If you’ve watched any amount of television in the past five years, you’ve likely seen the commercials. Starting in the $10 to 20 price range, there are a number of products that promise to allow you to hear like never before: snoop on a conversation across the room, or watch TV comfortably while your partner’s asleep. But as Dr. Mark Ross notes in this informative piece , these consumer products should not be called hearing aids – and an authority no less than the United States Food and Drug Administration (FDA), which regulates medical products in the United States, agrees.
In a posting from 2009 on its website, the FDA details some of the differences between hearing aids, and this somewhat-new type of consumer product, which they refer to as Personal Sound Amplification Products.
“While these personal sound amplifiers may help people hear things that are at low volume or at a distance, the Food and Drug Administration (FDA) wants to ensure that consumers don’t mistake them—or use them as substitutes—for approved hearing aids,” the FDA posting reads.
This is a concern that many in the audiology profession share – that the new wave of sleekly-marketed PSAPs will potentially lead some people to purchase them instead of hearing aids. After all, they’re readily available, they’re relatively cheap (but still varied enough in price to give the perception of varying quality), and perhaps most appealingly, they’re marketed as a cool, ‘techy’ way for “normal hearing” people to enhance communication. Some PSAPs are even built to resemble the Bluetooth wireless headsets that have become ubiquitous in recent years.
These devices are certainly well-marketed and are definitely garnering attention. Just a few months back, the New York Times reported on the rise of PSAPs in an article entitled “Just Don’t Call them Hearing Aids”:
They are not considered medical devices like the ones overseen by the Food and Drug Administration and dispensed by professionals to aid those with impaired hearing. Rather, they are over-the-counter systems cleared by the F.D.A. for occasional use in situations when speech and other sounds are hard to discern — say, in a noisy restaurant or while bird-watching.
“The market is proliferating with lots of devices not necessarily made for impaired hearing, but for someone who wants a boost in certain challenging conditions like lectures,” said Neil J. DiSarno, chief staff officer for audiology at the American Speech-Language-Hearing Association.
Dr. DiSarno is among the many audiologists who strongly urge people to see a physician first, in order to rule out medical causes of hearing loss, which could vary from earwax to a tumor, rather than self-diagnosis.
Proper Assessment & Diagnosis is Crucial
Dr. DiSarno is not alone in his advice. The rise of PSAPs makes many in the profession worried that people will go out on their own without proper diagnosis for their hearing issues, and end up paying for it in the long run, as Dr. Ross notes in his article:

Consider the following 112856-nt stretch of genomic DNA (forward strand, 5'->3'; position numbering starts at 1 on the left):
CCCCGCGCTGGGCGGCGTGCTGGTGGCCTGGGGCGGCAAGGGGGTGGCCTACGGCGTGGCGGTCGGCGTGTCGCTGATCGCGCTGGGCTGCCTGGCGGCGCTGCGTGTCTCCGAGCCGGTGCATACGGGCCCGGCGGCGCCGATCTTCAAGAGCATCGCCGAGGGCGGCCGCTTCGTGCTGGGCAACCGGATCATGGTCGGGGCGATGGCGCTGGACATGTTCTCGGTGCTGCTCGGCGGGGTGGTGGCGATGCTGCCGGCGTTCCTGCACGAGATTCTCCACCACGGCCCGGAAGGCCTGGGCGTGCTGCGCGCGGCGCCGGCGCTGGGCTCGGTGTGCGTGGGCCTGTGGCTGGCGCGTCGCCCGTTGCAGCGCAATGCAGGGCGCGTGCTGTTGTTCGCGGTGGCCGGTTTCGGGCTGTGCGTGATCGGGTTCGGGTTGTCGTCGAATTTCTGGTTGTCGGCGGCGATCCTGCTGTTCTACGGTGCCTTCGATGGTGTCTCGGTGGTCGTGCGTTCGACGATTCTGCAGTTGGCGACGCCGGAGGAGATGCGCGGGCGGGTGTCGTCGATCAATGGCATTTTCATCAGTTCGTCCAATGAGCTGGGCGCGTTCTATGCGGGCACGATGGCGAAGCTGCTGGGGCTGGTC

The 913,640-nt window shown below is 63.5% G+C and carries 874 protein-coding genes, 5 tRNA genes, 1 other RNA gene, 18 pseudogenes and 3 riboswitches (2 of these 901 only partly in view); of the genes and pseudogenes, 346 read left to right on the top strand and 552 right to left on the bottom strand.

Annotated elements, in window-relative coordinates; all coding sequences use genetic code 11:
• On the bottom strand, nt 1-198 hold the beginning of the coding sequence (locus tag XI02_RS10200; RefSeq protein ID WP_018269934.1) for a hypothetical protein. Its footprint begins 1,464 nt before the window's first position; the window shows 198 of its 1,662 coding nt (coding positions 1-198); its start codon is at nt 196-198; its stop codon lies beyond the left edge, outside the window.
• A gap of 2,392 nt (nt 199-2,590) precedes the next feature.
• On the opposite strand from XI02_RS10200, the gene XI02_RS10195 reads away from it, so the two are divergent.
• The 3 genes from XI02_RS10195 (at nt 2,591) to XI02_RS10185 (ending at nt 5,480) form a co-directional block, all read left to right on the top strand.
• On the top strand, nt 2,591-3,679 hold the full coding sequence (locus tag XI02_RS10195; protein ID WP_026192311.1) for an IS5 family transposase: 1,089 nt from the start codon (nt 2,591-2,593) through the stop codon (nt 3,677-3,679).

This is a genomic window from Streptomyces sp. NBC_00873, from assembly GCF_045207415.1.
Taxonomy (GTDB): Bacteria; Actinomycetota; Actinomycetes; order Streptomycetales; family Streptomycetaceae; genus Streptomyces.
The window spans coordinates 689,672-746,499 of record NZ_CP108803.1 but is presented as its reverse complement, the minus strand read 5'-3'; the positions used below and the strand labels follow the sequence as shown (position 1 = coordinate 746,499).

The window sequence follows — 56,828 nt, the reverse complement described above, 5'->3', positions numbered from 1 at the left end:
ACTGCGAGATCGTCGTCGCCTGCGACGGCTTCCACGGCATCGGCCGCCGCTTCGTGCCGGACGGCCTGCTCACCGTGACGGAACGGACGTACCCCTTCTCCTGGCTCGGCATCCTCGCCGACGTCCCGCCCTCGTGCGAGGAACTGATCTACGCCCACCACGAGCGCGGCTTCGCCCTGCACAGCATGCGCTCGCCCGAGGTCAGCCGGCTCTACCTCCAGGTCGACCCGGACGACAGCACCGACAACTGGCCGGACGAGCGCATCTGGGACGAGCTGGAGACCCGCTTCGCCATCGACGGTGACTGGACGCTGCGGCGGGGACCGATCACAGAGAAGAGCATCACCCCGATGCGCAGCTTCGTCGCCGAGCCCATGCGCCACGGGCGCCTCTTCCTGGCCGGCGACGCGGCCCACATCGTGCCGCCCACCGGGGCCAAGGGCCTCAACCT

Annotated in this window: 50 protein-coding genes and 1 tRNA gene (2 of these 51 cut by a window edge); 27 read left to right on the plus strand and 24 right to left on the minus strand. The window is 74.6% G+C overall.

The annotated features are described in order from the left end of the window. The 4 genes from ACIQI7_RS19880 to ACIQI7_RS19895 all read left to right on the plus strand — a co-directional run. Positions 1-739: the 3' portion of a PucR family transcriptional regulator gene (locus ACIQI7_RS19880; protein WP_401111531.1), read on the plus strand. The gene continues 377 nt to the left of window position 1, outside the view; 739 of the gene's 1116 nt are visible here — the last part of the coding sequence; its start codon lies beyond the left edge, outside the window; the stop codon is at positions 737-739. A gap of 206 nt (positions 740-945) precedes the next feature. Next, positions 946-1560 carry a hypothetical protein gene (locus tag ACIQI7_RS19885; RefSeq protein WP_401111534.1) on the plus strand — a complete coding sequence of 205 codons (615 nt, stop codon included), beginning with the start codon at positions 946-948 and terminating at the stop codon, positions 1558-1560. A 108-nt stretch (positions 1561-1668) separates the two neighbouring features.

“The important question to ask is whether PSAPs can actually improve the hearing performance of people with hearing loss (ignoring the marketing deception that they are designed for normally hearing people,” he writes. “The answer is, to a certain extent, probably yes. And to be fair, many of the consumer comments posted on some PCAP internet sites are basically positive. But then, compared to no hearing device at all, it doesn’t take much sound amplification for someone to hear a bit better. A cupped hand behind the ear will do it for someone with a mild hearing loss.”
Dr. Ross goes on to cite two medical studies that looked at the performance of very low-range, ‘over the counter’ devices. These are often the devices that are the most well-marketed in the general public. The study Ross discusses found that with the devices on the low-end of the spectrum (purchase price $10 to $73) all had similar issues:
The results indicate some systematic problems with the low-range group: All of them tended to provide too much amplification (gain) in the lower frequencies and too little gain above about 1000-2000 Hz (the more important frequencies for understanding speech). Listening to such a system could give users an illusion of hearing better, while in actual fact their comprehension of speech would still be rather limited (though perhaps superior to nothing at all).
So what’s the takeaway from all this? If you’re experiencing hearing problems, don’t self-diagnose, and don’t get caught up in slick marketing. Some types of products that would be defined as PSAPs can certainly be useful and recommended in certain instances; Robillard Hearing Clinic offers a variety of personal amplifiers and accessories that are ideal for certain patients.
The truly important thing is to always consult a professional hearing clinic like Robillard first, to make sure that you don’t end up gambling with your hearing.
For more information on the differences between hearing aids and PSAPs, check out this PDF from the FDA.